Ultrasound Guided Wire Localization Of Anal Tract In Imperforate Anus Patients




The exact anus reconstruction is critical in patients with imperforated anus. It is related to the correct diagnosis of sphincter complex. The aim of this study was accurate investigation of the perineal region for ultrasound detection of the location and pathway of sphincter muscle complex and the efficacy of the ultrasound-guided wire localization of the anal tract and sphincter muscle complex in the patients with imperforate anus.
This study was conducted on 34 patients with imperforate anus referring to the Doctor  Sheikh  and Akbar Pediatric Hospitals, Mashhad, Iran, between2016 and 2018. The trans-perineal ultrasonography was performed under general anesthesia to identify  the  location  and  direction  of the anal tract, which was checked by a muscle stimulator. Then, the localization needle was inserted in the center of two multi-layer structure in surface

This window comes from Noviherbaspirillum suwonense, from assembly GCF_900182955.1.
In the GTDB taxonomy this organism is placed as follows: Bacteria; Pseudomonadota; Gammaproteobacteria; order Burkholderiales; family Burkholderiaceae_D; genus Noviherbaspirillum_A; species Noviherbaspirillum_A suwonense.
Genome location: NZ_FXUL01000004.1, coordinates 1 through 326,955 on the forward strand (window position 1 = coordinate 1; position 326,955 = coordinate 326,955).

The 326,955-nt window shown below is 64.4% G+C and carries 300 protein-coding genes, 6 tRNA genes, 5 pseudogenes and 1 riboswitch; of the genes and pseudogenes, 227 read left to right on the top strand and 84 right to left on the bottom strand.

and depth of perineal area until it reached the rectal pouch. Eventually, by using the wire as a guide, the rectum was brought to the middle of the sphincter complex through the minimally invasive pull- through procedure.
The deep concentric hypoechoic structure (probably levator ani muscle) could be seen in all  patients with the thickness of 1.8 – 5.8 mm and occasionally asymmetric. The superficial multi-layerview structure (the anal pit probably contains of subcutaneous and superficial external muscle complex and parasagittal fibers) is visualized in all patients. These two had a curved and occasionally parasagittal pathway. The shortest distance between the rectal pouch and skin was 8 to 20 mm, but the distance between the rectal pouch and skin via the muscle sphincter path was longer (11 to 23 mm). Muscle stimulator findings showed that the wire was located in the middle of the sphincter muscle complex in all patients. Mean localization time was 38 min.
in imperforate anus patients, two anatomic- sonographic structure as multi-layer view in surface and depth of perineal area were seen that adapted with anal pit (subcutaneous and superficial external muscle sphincter) and the levator ani muscle. These two important sonographic findings can act as an indicator for the location of this procedure. The  ultra sound-guided wire localization of the anal tract facilitated the implementation of a less invasive and anatomically corrected rectal pull-through operation in patients with imperforate anus.